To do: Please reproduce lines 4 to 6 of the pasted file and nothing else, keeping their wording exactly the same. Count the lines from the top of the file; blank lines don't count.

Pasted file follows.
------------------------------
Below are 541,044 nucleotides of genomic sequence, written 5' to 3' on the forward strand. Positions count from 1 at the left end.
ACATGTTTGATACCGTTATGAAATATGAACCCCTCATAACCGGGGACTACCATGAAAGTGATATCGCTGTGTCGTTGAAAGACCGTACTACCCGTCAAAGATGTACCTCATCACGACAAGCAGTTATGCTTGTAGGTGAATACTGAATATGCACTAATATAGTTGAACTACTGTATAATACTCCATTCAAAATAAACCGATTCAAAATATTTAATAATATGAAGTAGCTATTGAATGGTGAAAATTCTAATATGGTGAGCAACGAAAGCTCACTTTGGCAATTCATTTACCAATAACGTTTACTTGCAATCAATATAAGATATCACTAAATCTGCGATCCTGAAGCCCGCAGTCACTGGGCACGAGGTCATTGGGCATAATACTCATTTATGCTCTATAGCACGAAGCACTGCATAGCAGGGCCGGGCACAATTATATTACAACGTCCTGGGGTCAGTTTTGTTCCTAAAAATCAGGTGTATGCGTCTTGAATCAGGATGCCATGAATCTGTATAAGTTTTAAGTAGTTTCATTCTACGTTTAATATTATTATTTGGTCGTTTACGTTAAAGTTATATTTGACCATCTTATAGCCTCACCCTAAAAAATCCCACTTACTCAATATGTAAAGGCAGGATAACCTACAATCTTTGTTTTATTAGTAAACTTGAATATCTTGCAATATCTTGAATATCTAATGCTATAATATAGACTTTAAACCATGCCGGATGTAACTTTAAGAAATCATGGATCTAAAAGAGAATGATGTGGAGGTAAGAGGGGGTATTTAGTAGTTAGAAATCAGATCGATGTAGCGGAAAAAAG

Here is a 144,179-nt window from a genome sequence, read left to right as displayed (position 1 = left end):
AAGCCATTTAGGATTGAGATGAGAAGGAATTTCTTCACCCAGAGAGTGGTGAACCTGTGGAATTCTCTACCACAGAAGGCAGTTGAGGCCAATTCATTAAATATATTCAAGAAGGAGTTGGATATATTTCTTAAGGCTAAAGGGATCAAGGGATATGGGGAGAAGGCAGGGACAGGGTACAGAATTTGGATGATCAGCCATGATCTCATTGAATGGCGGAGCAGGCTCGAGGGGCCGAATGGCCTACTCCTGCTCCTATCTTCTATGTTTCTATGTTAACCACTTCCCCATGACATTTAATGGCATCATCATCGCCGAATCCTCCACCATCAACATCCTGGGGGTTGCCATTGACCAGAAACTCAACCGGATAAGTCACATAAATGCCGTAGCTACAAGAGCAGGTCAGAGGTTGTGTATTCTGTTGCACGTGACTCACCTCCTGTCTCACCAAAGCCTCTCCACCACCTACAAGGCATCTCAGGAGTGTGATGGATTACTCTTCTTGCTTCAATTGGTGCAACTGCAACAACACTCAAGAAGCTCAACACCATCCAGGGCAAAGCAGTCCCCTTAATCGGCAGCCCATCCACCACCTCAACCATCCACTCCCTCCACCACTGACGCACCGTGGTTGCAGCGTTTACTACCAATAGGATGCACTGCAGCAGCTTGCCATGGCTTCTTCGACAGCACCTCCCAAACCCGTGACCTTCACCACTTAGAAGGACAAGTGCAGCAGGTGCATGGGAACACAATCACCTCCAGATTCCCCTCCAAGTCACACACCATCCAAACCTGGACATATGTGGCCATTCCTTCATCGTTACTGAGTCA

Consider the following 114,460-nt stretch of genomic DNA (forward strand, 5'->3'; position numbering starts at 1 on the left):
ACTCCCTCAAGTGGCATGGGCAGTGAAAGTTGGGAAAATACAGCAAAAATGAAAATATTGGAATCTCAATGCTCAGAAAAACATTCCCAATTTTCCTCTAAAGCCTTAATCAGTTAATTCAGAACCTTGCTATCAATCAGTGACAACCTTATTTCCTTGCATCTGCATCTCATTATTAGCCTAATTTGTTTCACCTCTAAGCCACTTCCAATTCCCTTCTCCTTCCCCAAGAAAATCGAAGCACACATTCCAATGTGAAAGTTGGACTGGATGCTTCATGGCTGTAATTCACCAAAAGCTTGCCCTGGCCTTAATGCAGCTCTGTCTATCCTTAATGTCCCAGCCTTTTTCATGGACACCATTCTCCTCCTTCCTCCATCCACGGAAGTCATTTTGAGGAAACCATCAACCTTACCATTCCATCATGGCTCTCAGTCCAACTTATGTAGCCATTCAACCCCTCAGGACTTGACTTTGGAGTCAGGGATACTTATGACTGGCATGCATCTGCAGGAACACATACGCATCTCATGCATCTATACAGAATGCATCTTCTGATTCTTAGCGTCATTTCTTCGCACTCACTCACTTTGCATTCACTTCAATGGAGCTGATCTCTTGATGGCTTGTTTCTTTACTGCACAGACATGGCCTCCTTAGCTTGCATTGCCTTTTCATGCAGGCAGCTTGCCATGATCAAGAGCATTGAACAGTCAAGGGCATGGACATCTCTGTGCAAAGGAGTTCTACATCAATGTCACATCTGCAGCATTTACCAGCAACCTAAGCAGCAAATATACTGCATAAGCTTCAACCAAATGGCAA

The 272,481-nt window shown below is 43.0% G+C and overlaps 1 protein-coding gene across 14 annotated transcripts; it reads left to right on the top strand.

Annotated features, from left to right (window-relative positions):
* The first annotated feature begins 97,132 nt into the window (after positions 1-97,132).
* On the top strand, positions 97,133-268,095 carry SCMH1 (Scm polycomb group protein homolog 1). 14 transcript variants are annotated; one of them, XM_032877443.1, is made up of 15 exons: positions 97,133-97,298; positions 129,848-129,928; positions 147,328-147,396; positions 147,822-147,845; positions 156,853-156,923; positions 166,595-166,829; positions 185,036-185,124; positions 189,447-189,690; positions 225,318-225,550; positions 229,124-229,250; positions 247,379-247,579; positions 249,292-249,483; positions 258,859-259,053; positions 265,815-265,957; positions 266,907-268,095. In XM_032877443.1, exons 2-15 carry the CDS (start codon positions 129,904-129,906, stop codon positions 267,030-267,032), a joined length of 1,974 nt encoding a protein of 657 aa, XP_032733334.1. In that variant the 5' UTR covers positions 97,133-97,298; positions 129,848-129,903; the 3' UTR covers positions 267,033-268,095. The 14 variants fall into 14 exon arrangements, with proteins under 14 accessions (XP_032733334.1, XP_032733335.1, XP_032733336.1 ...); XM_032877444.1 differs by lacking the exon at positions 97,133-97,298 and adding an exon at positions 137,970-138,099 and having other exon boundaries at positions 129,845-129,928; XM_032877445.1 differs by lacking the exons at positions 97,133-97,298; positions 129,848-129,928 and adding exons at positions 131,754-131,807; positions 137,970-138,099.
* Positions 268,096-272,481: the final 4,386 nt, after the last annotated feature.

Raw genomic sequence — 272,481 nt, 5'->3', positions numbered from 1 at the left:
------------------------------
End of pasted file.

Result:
AAGCCATTTAGGATTGAGATGAGAAGGAATTTCTTCACCCAGAGAGTGGTGAACCTGTGGAATTCTCTACCACAGAAGGCAGTTGAGGCCAATTCATTAAATATATTCAAGAAGGAGTTGGATATATTTCTTAAGGCTAAAGGGATCAAGGGATATGGGGAGAAGGCAGGGACAGGGTACAGAATTTGGATGATCAGCCATGATCTCATTGAATGGCGGAGCAGGCTCGAGGGGCCGAATGGCCTACTCCTGCTCCTATCTTCTATGTTTCTATGTTAACCACTTCCCCATGACATTTAATGGCATCATCATCGCCGAATCCTCCACCATCAACATCCTGGGGGTTGCCATTGACCAGAAACTCAACCGGATAAGTCACATAAATGCCGTAGCTACAAGAGCAGGTCAGAGGTTGTGTATTCTGTTGCACGTGACTCACCTCCTGTCTCACCAAAGCCTCTCCACCACCTACAAGGCATCTCAGGAGTGTGATGGATTACTCTTCTTGCTTCAATTGGTGCAACTGCAACAACACTCAAGAAGCTCAACACCATCCAGGGCAAAGCAGTCCCCTTAATCGGCAGCCCATCCACCACCTCAACCATCCACTCCCTCCACCACTGACGCACCGTGGTTGCAGCGTTTACTACCAATAGGATGCACTGCAGCAGCTTGCCATGGCTTCTTCGACAGCACCTCCCAAACCCGTGACCTTCACCACTTAGAAGGACAAGTGCAGCAGGTGCATGGGAACACAATCACCTCCAGATTCCCCTCCAAGTCACACACCATCCAAACCTGGACATATGTGGCCATTCCTTCATCGTTACTGAGTCA

Consider the following 114,460-nt stretch of genomic DNA (forward strand, 5'->3'; position numbering starts at 1 on the left):
ACTCCCTCAAGTGGCATGGGCAGTGAAAGTTGGGAAAATACAGCAAAAATGAAAATATTGGAATCTCAATGCTCAGAAAAACATTCCCAATTTTCCTCTAAAGCCTTAATCAGTTAATTCAGAACCTTGCTATCAATCAGTGACAACCTTATTTCCTTGCATCTGCATCTCATTATTAGCCTAATTTGTTTCACCTCTAAGCCACTTCCAATTCCCTTCTCCTTCCCCAAGAAAATCGAAGCACACATTCCAATGTGAAAGTTGGACTGGATGCTTCATGGCTGTAATTCACCAAAAGCTTGCCCTGGCCTTAATGCAGCTCTGTCTATCCTTAATGTCCCAGCCTTTTTCATGGACACCATTCTCCTCCTTCCTCCATCCACGGAAGTCATTTTGAGGAAACCATCAACCTTACCATTCCATCATGGCTCTCAGTCCAACTTATGTAGCCATTCAACCCCTCAGGACTTGACTTTGGAGTCAGGGATACTTATGACTGGCATGCATCTGCAGGAACACATACGCATCTCATGCATCTATACAGAATGCATCTTCTGATTCTTAGCGTCATTTCTTCGCACTCACTCACTTTGCATTCACTTCAATGGAGCTGATCTCTTGATGGCTTGTTTCTTTACTGCACAGACATGGCCTCCTTAGCTTGCATTGCCTTTTCATGCAGGCAGCTTGCCATGATCAAGAGCATTGAACAGTCAAGGGCATGGACATCTCTGTGCAAAGGAGTTCTACATCAATGTCACATCTGCAGCATTTACCAGCAACCTAAGCAGCAAATATACTGCATAAGCTTCAACCAAATGGCAA